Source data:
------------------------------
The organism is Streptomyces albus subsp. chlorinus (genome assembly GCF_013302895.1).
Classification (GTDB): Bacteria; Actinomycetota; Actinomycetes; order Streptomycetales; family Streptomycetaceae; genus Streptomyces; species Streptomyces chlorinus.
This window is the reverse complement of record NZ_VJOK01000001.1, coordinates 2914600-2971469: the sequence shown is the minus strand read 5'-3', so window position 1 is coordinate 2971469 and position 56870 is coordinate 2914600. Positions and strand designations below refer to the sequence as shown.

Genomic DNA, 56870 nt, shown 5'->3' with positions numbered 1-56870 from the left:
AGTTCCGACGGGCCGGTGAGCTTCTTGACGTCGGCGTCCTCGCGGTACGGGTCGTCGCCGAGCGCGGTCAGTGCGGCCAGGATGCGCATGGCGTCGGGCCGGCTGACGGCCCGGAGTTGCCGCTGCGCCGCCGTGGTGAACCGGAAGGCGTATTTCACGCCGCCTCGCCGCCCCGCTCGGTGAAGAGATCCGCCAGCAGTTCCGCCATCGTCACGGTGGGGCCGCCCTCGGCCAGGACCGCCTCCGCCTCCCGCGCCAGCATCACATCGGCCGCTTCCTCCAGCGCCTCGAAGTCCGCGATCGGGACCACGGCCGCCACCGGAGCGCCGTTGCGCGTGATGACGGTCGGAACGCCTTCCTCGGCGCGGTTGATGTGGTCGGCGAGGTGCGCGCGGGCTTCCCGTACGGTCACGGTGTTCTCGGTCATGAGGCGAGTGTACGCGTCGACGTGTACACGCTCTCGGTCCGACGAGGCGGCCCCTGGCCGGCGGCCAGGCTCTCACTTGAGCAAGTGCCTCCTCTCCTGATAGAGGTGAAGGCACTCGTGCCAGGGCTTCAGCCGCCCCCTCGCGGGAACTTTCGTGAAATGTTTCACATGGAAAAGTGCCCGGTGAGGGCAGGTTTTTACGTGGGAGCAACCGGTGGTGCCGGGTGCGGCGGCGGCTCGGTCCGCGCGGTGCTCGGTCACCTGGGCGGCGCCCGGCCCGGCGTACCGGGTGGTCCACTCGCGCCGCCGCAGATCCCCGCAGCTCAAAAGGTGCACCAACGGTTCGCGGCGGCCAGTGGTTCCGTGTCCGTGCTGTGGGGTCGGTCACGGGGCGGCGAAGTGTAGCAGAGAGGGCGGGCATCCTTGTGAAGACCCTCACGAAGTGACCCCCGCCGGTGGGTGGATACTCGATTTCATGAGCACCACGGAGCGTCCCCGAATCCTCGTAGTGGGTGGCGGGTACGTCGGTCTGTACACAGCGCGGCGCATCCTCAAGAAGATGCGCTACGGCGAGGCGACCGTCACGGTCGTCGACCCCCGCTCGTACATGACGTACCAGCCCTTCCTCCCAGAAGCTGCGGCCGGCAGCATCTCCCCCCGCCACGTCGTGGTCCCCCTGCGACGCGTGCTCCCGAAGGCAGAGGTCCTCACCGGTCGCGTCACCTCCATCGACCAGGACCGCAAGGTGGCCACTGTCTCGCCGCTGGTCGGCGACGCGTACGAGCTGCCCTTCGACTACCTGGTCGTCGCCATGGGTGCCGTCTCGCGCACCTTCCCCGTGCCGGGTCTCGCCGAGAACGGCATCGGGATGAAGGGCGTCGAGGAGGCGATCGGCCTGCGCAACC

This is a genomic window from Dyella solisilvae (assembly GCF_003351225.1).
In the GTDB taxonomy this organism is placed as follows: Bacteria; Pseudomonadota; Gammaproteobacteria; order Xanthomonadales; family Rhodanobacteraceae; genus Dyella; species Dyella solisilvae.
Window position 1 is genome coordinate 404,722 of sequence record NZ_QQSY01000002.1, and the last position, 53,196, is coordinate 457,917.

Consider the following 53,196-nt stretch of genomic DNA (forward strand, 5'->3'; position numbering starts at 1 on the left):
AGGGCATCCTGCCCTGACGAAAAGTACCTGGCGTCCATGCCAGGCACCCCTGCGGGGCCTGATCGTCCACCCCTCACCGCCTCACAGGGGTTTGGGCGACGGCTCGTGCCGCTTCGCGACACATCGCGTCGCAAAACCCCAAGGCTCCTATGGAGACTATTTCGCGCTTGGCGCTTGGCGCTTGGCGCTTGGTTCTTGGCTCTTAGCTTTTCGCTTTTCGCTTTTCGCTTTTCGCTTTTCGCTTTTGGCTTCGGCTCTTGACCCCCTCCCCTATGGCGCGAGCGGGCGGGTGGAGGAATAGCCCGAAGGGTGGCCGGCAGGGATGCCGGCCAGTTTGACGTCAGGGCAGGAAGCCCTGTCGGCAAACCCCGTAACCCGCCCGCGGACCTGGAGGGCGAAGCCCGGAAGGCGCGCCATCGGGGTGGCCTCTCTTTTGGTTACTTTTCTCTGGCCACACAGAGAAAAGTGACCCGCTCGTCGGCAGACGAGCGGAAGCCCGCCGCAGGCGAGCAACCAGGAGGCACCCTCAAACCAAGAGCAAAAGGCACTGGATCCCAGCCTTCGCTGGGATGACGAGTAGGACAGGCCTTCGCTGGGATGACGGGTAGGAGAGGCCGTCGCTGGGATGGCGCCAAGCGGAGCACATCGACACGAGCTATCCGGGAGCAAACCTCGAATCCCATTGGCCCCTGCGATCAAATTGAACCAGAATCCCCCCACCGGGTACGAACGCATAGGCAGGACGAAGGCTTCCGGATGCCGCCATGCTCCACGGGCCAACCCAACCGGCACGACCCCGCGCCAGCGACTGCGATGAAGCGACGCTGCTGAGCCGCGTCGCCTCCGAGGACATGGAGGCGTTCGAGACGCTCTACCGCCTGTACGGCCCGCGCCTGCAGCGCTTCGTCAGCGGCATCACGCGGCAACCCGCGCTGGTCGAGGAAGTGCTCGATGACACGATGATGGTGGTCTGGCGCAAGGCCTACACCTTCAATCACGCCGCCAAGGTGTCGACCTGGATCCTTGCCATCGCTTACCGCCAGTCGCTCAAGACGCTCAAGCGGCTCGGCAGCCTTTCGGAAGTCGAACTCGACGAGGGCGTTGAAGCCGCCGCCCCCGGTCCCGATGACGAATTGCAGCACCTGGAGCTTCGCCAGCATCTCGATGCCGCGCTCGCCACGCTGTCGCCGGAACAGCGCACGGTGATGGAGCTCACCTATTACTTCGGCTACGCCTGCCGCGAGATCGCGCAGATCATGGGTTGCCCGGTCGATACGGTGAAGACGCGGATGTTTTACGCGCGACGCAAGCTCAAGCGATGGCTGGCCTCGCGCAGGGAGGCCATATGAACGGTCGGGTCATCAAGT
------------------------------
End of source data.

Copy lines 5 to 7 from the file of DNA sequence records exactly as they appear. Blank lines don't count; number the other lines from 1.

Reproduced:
AGTTCCGACGGGCCGGTGAGCTTCTTGACGTCGGCGTCCTCGCGGTACGGGTCGTCGCCGAGCGCGGTCAGTGCGGCCAGGATGCGCATGGCGTCGGGCCGGCTGACGGCCCGGAGTTGCCGCTGCGCCGCCGTGGTGAACCGGAAGGCGTATTTCACGCCGCCTCGCCGCCCCGCTCGGTGAAGAGATCCGCCAGCAGTTCCGCCATCGTCACGGTGGGGCCGCCCTCGGCCAGGACCGCCTCCGCCTCCCGCGCCAGCATCACATCGGCCGCTTCCTCCAGCGCCTCGAAGTCCGCGATCGGGACCACGGCCGCCACCGGAGCGCCGTTGCGCGTGATGACGGTCGGAACGCCTTCCTCGGCGCGGTTGATGTGGTCGGCGAGGTGCGCGCGGGCTTCCCGTACGGTCACGGTGTTCTCGGTCATGAGGCGAGTGTACGCGTCGACGTGTACACGCTCTCGGTCCGACGAGGCGGCCCCTGGCCGGCGGCCAGGCTCTCACTTGAGCAAGTGCCTCCTCTCCTGATAGAGGTGAAGGCACTCGTGCCAGGGCTTCAGCCGCCCCCTCGCGGGAACTTTCGTGAAATGTTTCACATGGAAAAGTGCCCGGTGAGGGCAGGTTTTTACGTGGGAGCAACCGGTGGTGCCGGGTGCGGCGGCGGCTCGGTCCGCGCGGTGCTCGGTCACCTGGGCGGCGCCCGGCCCGGCGTACCGGGTGGTCCACTCGCGCCGCCGCAGATCCCCGCAGCTCAAAAGGTGCACCAACGGTTCGCGGCGGCCAGTGGTTCCGTGTCCGTGCTGTGGGGTCGGTCACGGGGCGGCGAAGTGTAGCAGAGAGGGCGGGCATCCTTGTGAAGACCCTCACGAAGTGACCCCCGCCGGTGGGTGGATACTCGATTTCATGAGCACCACGGAGCGTCCCCGAATCCTCGTAGTGGGTGGCGGGTACGTCGGTCTGTACACAGCGCGGCGCATCCTCAAGAAGATGCGCTACGGCGAGGCGACCGTCACGGTCGTCGACCCCCGCTCGTACATGACGTACCAGCCCTTCCTCCCAGAAGCTGCGGCCGGCAGCATCTCCCCCCGCCACGTCGTGGTCCCCCTGCGACGCGTGCTCCCGAAGGCAGAGGTCCTCACCGGTCGCGTCACCTCCATCGACCAGGACCGCAAGGTGGCCACTGTCTCGCCGCTGGTCGGCGACGCGTACGAGCTGCCCTTCGACTACCTGGTCGTCGCCATGGGTGCCGTCTCGCGCACCTTCCCCGTGCCGGGTCTCGCCGAGAACGGCATCGGGATGAAGGGCGTCGAGGAGGCGATCGGCCTGCGCAACC

This is a genomic window from Dyella solisilvae (assembly GCF_003351225.1).
In the GTDB taxonomy this organism is placed as follows: Bacteria; Pseudomonadota; Gammaproteobacteria; order Xanthomonadales; family Rhodanobacteraceae; genus Dyella; species Dyella solisilvae.